## 3. Local observables and their dependence on local lens parameters andThroughout this section we assume that these lensing parameters can be considered as constant over a small solid angle around , and we will therefore suppress the argument in all equations. In contrast to Papers I & II, we use here the ellipticity parameter where are the components of the tensor of second brightness moments, as defined in Paper I. Defining the intrinsic source ellipticity in complete analogy to (3.1), and using the locally linearized lens equation, yielding , one finds for the transformation of intrinsic to observed ellipticity: where The condition () in Eq. (3.2) is equivalent to the condition (). Now, let be the probability that the source
ellipticity is within
around . Then, for fixed redshift The remarkable fact that the expectation values do not depend on the source ellipticity distribution, whereas does (Papers I & II), is the reason for choosing as the ellipticity parameter in this paper. We derive (3.4) in the Appendix 1. If the galaxies are distributed in redshift according to the probability density , the expectation values of the moments become: In the third line we used the transformation of the source redshift
distribution into their Generally, the boundaries of the integrals in (3.5), and therefore and , depend on and , One sees that for some values of the parameters
and there exist two
intervals of In the case of weak lensing we obtain from (3.5) that , and the shear is - modulo - an observable. An estimate of these expectation values for the moments of the image ellipticities can be obtained by considering (locally) an ensemble of sources with ellipticities and defining the means where is an appropriately chosen weight factor (see Paper II or Seitz & Schneider 1996). These mean values are statistically distributed around the expectation values , and we use them as an estimate for . To summarize, the mean image ellipticity and their higher moments do no longer directly provide us with a local estimate for or its inverse as in the case where all sources are at the same redshift, which was assumed in previous papers. In fact, the dependence of on the local lens parameters and can be quite complicated, depending on the redshift distribution of the sources and on the local lens parameters itself. To obtain information on the local lens parameters , from we have to know the redshift distribution of the galaxy population which enters Eq. (3.5). We point out that the average in (3.5) extends over all galaxies, i.e., also over those situated in front of the lens, which, however, do not provide any information on the local lens parameters, since for , but contribute to the noise which is inherent in the estimate of the local lens parameters derived from . We want to stress that galaxies situated in the foreground of the cluster do not affect the shear estimate systematically, as long as their fraction is known and properly included in (3.5) via . In the rest of this paper we assume that this redshift distribution of galaxies is known or at least can be estimated, e.g., by the lensing effect itself (see Bartelmann & Narayan 1995, Kneib et al. 1995). For illustration we assume that the redshift distribution is given by a function of the form taken from Brainerd et al. (1995), with moments for , for and for . In Fig. 1 we show this distribution for and the corresponding distribution for a lens with redshift .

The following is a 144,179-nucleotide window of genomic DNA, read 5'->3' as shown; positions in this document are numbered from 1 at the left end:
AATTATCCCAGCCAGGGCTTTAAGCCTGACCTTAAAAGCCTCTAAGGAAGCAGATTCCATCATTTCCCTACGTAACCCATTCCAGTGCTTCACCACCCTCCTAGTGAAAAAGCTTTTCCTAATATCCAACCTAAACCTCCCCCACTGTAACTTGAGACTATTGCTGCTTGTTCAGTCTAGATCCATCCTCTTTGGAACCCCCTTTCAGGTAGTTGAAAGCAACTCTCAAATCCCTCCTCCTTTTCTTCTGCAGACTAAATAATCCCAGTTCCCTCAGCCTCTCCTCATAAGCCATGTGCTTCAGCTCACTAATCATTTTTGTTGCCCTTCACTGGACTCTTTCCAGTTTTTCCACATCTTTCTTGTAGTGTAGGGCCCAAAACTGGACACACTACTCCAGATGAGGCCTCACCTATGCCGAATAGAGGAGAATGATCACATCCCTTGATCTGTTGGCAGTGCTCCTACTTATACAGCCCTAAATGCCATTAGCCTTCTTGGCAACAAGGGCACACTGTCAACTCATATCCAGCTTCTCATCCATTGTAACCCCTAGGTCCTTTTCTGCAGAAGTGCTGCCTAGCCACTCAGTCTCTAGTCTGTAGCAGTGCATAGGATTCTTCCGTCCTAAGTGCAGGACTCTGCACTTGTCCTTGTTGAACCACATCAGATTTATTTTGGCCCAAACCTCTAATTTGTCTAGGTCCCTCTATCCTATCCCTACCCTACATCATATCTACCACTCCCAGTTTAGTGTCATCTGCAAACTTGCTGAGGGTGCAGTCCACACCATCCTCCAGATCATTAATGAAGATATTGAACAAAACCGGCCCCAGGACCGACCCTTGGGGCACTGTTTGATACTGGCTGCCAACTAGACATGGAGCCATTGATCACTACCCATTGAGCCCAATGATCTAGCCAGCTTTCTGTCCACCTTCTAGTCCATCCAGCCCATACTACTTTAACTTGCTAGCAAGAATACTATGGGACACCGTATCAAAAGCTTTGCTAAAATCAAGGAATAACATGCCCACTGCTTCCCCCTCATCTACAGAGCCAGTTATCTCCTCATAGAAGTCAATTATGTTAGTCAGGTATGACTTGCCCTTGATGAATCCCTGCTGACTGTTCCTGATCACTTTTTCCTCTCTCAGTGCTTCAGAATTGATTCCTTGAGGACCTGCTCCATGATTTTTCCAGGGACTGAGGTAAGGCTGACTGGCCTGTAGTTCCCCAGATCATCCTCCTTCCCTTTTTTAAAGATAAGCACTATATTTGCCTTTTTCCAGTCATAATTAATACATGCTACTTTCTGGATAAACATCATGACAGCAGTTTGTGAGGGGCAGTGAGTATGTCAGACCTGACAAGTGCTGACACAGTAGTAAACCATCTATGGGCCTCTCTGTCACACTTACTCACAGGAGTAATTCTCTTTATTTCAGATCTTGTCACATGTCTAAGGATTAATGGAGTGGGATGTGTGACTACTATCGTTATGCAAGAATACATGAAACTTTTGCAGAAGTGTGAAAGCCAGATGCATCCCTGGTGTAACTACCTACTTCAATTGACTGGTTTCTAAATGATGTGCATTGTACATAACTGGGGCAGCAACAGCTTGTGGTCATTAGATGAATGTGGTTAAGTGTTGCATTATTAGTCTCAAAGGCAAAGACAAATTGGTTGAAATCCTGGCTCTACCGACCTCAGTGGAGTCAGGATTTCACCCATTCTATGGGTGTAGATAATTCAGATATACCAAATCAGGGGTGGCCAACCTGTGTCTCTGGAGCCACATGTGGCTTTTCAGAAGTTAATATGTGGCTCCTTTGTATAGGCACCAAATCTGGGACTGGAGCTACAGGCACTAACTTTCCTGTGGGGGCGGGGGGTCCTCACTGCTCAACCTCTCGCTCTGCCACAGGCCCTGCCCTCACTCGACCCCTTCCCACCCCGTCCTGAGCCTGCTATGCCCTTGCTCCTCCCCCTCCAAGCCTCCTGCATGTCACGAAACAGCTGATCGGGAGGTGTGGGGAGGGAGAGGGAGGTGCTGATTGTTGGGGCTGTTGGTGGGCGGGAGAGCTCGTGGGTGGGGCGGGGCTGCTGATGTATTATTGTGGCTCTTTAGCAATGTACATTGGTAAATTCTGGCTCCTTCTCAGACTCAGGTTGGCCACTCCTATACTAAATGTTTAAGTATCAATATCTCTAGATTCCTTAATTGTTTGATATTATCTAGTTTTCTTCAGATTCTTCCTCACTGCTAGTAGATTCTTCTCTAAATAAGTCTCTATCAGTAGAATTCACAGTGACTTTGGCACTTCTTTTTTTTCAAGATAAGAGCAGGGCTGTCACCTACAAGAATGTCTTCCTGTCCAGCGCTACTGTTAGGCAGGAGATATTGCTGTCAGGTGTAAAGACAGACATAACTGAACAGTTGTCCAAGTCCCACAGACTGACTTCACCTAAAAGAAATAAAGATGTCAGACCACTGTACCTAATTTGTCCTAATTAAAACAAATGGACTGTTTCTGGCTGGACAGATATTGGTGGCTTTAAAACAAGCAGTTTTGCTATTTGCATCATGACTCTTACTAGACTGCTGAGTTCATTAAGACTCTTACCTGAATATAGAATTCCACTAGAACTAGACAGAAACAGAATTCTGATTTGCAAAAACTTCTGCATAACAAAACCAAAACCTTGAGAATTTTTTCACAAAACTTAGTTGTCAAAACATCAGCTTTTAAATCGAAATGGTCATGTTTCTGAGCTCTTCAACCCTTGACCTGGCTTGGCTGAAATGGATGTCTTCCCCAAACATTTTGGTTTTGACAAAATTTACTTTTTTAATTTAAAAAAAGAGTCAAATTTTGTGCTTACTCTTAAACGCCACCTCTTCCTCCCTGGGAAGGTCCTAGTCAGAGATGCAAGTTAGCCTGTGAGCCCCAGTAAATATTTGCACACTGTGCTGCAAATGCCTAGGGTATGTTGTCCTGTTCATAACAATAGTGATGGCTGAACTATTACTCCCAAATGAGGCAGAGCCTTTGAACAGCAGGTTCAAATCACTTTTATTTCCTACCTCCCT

© European Southern Observatory (ESO) 1997 Online publication: July 3, 1998 |